There are many ways to look at the oil and gas industry.
From a personal perspective, oil and gas provide the world's 6.9 billion people with 60 percent of their daily energy needs. The other 40 percent comes from coal, nuclear and hydroelectric power, "renewables" like wind, solar and tidal power, and biomass products such as firewood.
As fuels, they keep us warm in cold weather and cool in hot weather; they cook our food and heat our water; they generate our electricity and power our appliances; and they take us by car, bus, train, ship or plane to places near and distant. We all feel the economic pinch when the prices of gasoline , home heating fuel or electricity increase sharply, even though in many developed countries, they still cost less than some brands of bottled water!
As petrochemical feedstocks, oil and gas are the raw materials used to manufacture fertilizers, fabrics, synthetic rubber and the plastics that go into almost everything we use these days, from toys to personal and household items to heavy-duty industrial goods.
From a business perspective, oil and gas represent global commerce on a massive scale. World energy markets are continually expanding, and companies spend billions of dollars annually to maintain and increase their oil and gas production. Over 200 countries have invited companies to negotiate for the right to explore their lands or territorial waters, hoping that they will find and produce oil and gas, create local jobs and provide billions of dollars in national revenues.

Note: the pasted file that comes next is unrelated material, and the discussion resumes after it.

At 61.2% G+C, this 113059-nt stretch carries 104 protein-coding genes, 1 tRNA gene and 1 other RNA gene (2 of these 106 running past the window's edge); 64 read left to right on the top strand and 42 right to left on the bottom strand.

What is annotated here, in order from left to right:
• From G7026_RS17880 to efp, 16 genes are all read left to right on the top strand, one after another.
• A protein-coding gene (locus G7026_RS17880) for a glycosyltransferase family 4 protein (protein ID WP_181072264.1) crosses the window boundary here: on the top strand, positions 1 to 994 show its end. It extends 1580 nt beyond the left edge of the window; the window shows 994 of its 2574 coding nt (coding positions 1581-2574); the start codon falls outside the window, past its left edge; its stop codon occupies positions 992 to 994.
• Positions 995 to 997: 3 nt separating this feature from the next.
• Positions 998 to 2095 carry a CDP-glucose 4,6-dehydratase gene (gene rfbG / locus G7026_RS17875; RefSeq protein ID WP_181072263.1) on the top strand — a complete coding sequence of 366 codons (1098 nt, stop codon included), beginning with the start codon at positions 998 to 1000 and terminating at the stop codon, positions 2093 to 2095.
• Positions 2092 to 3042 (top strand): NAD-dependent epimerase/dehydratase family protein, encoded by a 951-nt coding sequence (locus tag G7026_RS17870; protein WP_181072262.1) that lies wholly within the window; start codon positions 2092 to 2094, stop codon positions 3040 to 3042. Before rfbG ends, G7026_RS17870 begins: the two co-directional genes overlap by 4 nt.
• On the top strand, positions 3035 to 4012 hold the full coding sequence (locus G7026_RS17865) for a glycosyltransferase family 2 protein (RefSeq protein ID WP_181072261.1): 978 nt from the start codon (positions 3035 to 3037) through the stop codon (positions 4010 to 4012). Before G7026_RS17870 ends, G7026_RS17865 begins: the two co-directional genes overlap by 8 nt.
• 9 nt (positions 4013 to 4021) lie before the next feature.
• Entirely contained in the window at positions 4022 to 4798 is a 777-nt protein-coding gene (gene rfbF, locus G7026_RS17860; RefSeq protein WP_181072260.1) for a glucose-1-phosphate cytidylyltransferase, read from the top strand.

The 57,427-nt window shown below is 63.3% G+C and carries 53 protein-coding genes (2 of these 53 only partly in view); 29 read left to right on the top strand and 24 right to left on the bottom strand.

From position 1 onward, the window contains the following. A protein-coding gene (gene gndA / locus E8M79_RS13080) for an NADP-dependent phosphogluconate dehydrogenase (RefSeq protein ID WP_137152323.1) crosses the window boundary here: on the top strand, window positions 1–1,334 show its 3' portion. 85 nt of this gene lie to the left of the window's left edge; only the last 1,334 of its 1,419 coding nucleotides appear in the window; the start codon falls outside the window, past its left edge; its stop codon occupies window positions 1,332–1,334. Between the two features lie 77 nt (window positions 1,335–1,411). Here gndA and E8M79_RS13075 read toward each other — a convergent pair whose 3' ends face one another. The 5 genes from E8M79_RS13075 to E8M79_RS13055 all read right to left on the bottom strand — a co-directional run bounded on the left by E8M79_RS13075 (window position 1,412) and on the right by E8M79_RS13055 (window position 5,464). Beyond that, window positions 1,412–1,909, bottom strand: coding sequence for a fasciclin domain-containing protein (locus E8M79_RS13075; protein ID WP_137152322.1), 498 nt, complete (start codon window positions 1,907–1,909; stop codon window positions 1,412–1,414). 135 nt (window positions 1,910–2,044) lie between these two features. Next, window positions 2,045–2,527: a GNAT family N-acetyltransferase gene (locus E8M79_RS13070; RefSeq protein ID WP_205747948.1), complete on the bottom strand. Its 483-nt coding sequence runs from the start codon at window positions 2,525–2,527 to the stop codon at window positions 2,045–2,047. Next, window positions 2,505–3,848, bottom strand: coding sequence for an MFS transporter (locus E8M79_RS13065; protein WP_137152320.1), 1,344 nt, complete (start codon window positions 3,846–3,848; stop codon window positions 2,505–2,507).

From a geopolitical perspective, large quantities of oil and gas flow daily from "exporting" regions such as the Middle East, Africa and Latin America to "importing" regions such as North America, Europe and the Far East. This creates political, trade, economic and even national security concerns on both sides. Oil and gas exporters want to maximize their revenues and improve their trade balances while maintaining control and sovereignty over their natural resources. At the same time, importing nations want to minimize trade deficits and ensure a steady, reliable oil supply. China, for example, has recognized that it must obtain access to oil in order to continue its long-term sustained growth and is actively seeking new sources of supply in the major producing companies.
From an internal policy perspective, producing countries continually wrestle with questions of how best to develop their resources and attain long-term sustainable benefits for their people. At the same time, consuming countries are always considering how to reduce their dependence on imported oil, either by imposing higher energy taxes to spur conservation, tapping into domestic resources such as coal (less costly but more polluting than imported oil) or developing alternative energy sources such as nuclear power.These issues have major long-term impacts, both within individual countries and on the world at large, even affecting such fundamental issues as war and peace.
Finally, from a health, safety and environmental (HSE) perspective, there is a continuous concern for safety in oil and gas operations, the impact that new projects have on surface environments, the possibility of oil spills and the effect of pollutants such as CO2 (carbon dioxide, a product of hydrocarbon combustion) on global climate change and air quality.
The oil and gas business is clearly a multifaceted, global industry that impacts all aspects of our lives. And yet it is one that we tend to take for granted until a crisis emerges-a tanker runs aground, a hurricane damages a refinery, a country changes political leaders or revises its energy policies. Then we blame "big oil" or OPEC or the politicians or the local service station attendant before things quiet down again.